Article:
They went back to their organization and asked what metrics their managers—and managers’ managers (up to the VP of product)—generally used to made decisions for this product line. They had never asked these questions before. The key metric ended up being an L2 of brand-level NPS of the buyers, not the users, of the health insurance selector tool. (Yes, it’s a mouthful, and it’s also measured by a survey designed outside of the product organization.)
The product team figured that this key L2 of buyers’ brand-level NPS could be informed by a product-level buyer’s NPS (L4), which they could gather and analyze through their research study. In turn, they reduced many of their other KPIs and changed their user group from just users, to users and buyers, and budgeted for more generative research around the buyers for use in future designs.
They led a large sample, task-based study, and carefully compared the four designs based on the users’ ability to explain benefits to a friend, the buyers’ views on appropriateness for the workplace, and the NPS score.
This led to a clear winner among the four designs. We created a report that connected L4 product-level NPS to L2 brand-level NPS to L1 revenue. The report went up the food chain, and the product changes were prioritized by the engineering team. A few months after implementation, the product line enjoyed a 20% lift in revenue.
The product team was asked to present their methods to the entire organization. In doing so, they generated a long-term plan to shift the research culture to focus on the metrics execs care about, and worked to create other exec-level metrics beyond product and brand-level NPS.
Using the Metrics Model in Your Organization
These are just two examples of the application of this framework in a business context. We hope your minds are spurring with dozens more.
As an exercise, we’d encourage you to play around with the framework. For practice, pick a company—let’s say an online video company—then tell a story: for example, a decrease in time-finding-favorite-TV-show on design A in the pre-launch study (L4) holds true when design A is run on the live-site (L3), which links to the L2 metric of increased program viewership, and ties directly to the L1 metric of more revenue.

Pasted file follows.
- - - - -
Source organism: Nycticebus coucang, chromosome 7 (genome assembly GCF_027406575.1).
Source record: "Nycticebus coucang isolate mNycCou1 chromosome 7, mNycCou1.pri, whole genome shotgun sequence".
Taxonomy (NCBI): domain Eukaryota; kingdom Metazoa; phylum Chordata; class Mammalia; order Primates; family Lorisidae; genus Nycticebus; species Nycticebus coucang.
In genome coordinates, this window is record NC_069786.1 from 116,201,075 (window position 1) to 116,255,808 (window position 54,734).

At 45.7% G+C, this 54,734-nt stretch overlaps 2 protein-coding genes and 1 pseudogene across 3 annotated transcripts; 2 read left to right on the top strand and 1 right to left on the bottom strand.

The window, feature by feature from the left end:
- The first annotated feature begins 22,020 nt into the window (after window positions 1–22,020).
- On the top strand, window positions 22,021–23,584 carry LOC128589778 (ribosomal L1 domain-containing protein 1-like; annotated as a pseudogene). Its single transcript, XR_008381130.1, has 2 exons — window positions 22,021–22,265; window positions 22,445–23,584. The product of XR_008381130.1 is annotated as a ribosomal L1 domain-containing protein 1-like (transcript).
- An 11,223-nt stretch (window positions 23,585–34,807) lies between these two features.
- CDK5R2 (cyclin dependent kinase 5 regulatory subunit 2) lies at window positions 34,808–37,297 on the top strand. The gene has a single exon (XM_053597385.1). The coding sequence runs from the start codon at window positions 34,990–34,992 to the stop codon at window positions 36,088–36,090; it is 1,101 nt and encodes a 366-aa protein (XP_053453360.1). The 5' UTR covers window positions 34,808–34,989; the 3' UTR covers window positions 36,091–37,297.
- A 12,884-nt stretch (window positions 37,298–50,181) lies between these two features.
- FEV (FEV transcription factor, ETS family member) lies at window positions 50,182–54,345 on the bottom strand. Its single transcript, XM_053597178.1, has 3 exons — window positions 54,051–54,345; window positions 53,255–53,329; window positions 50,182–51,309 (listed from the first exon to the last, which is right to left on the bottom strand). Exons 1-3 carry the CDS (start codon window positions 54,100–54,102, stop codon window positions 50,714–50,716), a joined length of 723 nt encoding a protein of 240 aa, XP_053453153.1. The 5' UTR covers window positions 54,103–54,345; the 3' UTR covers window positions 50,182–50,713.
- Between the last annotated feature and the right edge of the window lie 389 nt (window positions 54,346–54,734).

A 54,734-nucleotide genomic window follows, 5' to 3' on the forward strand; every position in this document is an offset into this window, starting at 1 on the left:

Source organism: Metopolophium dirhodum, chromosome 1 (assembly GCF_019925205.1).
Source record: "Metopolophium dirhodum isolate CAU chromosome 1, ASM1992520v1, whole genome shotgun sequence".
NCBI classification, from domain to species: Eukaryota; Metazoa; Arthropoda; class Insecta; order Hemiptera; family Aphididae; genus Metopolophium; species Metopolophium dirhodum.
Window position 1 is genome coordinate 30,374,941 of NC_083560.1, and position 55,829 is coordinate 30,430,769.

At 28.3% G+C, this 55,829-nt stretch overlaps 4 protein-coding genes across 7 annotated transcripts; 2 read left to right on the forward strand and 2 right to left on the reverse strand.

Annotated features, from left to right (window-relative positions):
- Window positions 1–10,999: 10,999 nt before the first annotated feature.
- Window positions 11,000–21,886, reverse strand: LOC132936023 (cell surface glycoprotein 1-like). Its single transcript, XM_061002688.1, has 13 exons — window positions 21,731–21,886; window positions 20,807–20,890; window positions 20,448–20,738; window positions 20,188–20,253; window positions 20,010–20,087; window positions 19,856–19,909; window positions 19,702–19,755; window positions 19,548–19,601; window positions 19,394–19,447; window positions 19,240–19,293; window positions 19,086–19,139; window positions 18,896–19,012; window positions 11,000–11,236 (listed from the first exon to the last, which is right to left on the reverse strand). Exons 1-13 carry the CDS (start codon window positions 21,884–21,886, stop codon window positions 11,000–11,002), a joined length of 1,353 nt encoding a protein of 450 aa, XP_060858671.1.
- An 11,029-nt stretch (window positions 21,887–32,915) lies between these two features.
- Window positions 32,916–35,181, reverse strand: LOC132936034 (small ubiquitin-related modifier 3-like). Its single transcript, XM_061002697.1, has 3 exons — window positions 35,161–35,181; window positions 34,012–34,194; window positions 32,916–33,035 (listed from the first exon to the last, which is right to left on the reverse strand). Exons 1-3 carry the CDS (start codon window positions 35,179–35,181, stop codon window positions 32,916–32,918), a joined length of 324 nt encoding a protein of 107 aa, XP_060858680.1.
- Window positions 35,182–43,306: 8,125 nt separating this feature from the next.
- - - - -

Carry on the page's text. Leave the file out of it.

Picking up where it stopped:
We hope you use this framework in your day-to-day work to:
- Learn about what business-metrics are key within your organization
- Visualize the vaguely linear relationship among UX and other business metrics
- Make informed decisions about the metrics you gather
- Make a precise and defensible case about how your work affects the key business metrics; and/or
- Earn influence to shape the prioritization of these metrics, and lead more high-quality, impactful research within your organization
Description of Figure 2: Enterprise metrics model
- Level 1: All Enterprises – GAAP Metrics: Revenue | Margin | Cash Flow | Quarterly Results Announcements
- Level 2: Your Enterprise’s key metrics – Daily/Monthly active users | NPS/CSAT | Transaction Volume | Lead-revenue ratio | Churn
- Level 3: Live Product Metrics – Customer Acquisition Funnel | A-B Tests | Intercept/VOC Surveys | Off-site Social Metrics
- Level 4: Pre-Launch Metrics – QA data (Bug count, back-end efficiency gains/loss, implementation hurdles, etc.) | UX Metrics (Ease-of-use, NPS, SUPR-Q, etc.)